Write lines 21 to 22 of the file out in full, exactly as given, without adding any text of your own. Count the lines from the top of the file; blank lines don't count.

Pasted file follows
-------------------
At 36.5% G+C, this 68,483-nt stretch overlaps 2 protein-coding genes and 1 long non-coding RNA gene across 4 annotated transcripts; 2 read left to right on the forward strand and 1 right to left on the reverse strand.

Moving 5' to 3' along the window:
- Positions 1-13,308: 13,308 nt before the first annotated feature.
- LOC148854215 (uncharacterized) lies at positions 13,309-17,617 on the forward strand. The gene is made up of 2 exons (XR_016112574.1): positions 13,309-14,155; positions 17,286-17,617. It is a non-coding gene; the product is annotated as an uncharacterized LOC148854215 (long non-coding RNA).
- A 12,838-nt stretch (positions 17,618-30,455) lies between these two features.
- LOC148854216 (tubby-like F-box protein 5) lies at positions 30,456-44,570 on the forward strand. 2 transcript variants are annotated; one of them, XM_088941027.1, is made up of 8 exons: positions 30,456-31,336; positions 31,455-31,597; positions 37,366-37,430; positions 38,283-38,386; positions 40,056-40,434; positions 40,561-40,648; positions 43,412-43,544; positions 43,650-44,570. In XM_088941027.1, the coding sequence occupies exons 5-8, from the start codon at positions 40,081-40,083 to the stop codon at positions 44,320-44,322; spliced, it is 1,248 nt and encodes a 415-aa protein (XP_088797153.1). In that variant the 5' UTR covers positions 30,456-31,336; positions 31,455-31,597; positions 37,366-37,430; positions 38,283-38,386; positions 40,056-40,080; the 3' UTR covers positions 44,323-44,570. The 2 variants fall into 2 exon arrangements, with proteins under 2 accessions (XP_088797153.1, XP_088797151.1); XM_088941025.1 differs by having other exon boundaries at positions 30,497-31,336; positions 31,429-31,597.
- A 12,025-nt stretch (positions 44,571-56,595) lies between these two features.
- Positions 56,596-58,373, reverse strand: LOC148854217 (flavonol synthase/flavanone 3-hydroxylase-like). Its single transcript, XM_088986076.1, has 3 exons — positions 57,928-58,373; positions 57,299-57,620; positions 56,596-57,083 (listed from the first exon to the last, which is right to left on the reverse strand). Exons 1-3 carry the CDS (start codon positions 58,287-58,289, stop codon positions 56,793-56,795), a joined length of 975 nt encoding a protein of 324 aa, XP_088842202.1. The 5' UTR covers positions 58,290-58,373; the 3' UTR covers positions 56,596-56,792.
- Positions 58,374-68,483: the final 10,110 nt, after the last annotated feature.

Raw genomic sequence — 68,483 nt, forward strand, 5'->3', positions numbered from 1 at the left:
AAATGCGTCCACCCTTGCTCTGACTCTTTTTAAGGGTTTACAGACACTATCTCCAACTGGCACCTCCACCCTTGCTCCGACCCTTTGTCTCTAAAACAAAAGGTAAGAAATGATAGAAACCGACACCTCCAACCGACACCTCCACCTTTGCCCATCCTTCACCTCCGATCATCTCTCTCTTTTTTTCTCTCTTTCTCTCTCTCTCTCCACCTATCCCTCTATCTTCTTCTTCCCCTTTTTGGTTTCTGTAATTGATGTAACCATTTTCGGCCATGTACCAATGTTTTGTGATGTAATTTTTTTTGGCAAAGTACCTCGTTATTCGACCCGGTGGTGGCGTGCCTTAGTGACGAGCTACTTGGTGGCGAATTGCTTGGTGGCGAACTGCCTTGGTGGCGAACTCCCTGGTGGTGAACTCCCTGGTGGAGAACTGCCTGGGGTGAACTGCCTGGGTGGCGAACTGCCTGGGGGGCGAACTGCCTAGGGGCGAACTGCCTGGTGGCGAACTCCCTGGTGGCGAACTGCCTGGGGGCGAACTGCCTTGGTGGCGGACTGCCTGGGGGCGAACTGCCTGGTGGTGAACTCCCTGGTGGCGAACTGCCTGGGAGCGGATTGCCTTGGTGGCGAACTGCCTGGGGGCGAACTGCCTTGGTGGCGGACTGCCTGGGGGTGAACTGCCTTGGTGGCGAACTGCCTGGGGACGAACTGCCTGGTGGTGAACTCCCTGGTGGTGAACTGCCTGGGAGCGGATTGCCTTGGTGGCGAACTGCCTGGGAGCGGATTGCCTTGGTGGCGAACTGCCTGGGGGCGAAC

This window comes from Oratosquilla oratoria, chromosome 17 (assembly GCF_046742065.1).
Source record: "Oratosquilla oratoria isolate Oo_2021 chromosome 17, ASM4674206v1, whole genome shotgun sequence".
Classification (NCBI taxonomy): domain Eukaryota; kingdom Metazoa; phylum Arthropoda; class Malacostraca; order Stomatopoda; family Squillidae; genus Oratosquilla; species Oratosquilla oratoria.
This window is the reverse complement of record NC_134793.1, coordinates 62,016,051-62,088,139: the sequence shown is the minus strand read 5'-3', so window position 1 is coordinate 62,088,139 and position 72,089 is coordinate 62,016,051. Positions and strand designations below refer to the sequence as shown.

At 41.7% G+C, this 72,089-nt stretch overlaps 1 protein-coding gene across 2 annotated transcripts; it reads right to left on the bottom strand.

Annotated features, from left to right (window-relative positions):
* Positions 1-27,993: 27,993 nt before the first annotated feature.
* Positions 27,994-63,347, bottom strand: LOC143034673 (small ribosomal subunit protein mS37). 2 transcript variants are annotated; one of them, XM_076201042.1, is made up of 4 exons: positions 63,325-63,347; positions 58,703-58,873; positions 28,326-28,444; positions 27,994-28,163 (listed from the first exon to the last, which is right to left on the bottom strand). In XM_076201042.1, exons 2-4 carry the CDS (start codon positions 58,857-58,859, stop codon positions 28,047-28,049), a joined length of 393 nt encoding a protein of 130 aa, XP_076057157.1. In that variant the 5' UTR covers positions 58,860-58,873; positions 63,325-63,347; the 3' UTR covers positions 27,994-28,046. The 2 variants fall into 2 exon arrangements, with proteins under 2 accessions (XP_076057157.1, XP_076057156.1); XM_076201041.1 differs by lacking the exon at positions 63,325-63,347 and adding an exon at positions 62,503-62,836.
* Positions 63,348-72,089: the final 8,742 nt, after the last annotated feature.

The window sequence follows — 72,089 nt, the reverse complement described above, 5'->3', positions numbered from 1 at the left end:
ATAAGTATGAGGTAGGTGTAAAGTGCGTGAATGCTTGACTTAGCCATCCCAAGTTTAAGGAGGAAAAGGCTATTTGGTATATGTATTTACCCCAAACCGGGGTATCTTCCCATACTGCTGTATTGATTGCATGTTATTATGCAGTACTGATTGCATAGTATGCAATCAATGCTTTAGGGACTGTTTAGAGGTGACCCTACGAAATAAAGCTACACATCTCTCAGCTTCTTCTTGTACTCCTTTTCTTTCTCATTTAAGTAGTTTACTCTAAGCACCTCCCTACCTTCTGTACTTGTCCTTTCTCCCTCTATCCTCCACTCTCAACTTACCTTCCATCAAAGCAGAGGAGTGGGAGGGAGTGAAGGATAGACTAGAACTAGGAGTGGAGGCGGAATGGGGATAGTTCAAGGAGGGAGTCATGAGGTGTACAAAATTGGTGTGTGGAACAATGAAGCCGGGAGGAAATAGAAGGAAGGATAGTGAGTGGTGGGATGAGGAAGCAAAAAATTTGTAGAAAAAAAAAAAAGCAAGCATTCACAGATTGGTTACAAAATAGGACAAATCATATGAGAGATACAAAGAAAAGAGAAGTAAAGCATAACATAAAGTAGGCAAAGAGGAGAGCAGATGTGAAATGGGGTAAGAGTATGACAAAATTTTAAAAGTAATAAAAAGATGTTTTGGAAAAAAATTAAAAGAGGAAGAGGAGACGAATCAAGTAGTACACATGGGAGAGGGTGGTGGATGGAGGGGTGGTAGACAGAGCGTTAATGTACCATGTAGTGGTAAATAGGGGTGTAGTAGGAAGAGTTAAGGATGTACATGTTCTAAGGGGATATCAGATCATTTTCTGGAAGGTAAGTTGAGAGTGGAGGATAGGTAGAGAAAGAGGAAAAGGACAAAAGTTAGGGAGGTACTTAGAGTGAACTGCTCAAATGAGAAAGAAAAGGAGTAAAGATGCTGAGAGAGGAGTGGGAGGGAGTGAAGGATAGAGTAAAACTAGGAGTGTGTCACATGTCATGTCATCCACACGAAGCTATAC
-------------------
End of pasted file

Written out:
The window sequence follows — 72,089 nt, the reverse complement described above, 5'->3', positions numbered from 1 at the left end:
ATAAGTATGAGGTAGGTGTAAAGTGCGTGAATGCTTGACTTAGCCATCCCAAGTTTAAGGAGGAAAAGGCTATTTGGTATATGTATTTACCCCAAACCGGGGTATCTTCCCATACTGCTGTATTGATTGCATGTTATTATGCAGTACTGATTGCATAGTATGCAATCAATGCTTTAGGGACTGTTTAGAGGTGACCCTACGAAATAAAGCTACACATCTCTCAGCTTCTTCTTGTACTCCTTTTCTTTCTCATTTAAGTAGTTTACTCTAAGCACCTCCCTACCTTCTGTACTTGTCCTTTCTCCCTCTATCCTCCACTCTCAACTTACCTTCCATCAAAGCAGAGGAGTGGGAGGGAGTGAAGGATAGACTAGAACTAGGAGTGGAGGCGGAATGGGGATAGTTCAAGGAGGGAGTCATGAGGTGTACAAAATTGGTGTGTGGAACAATGAAGCCGGGAGGAAATAGAAGGAAGGATAGTGAGTGGTGGGATGAGGAAGCAAAAAATTTGTAGAAAAAAAAAAAAGCAAGCATTCACAGATTGGTTACAAAATAGGACAAATCATATGAGAGATACAAAGAAAAGAGAAGTAAAGCATAACATAAAGTAGGCAAAGAGGAGAGCAGATGTGAAATGGGGTAAGAGTATGACAAAATTTTAAAAGTAATAAAAAGATGTTTTGGAAAAAAATTAAAAGAGGAAGAGGAGACGAATCAAGTAGTACACATGGGAGAGGGTGGTGGATGGAGGGGTGGTAGACAGAGCGTTAATGTACCATGTAGTGGTAAATAGGGGTGTAGTAGGAAGAGTTAAGGATGTACATGTTCTAAGGGGATATCAGATCATTTTCTGGAAGGTAAGTTGAGAGTGGAGGATAGGTAGAGAAAGAGGAAAAGGACAAAAGTTAGGGAGGTACTTAGAGTGAACTGCTCAAATGAGAAAGAAAAGGAGTAAAGATGCTGAGAGAGGAGTGGGAGGGAGTGAAGGATAGAGTAAAACTAGGAGTGTGTCACATGTCATGTCATCCACACGAAGCTATAC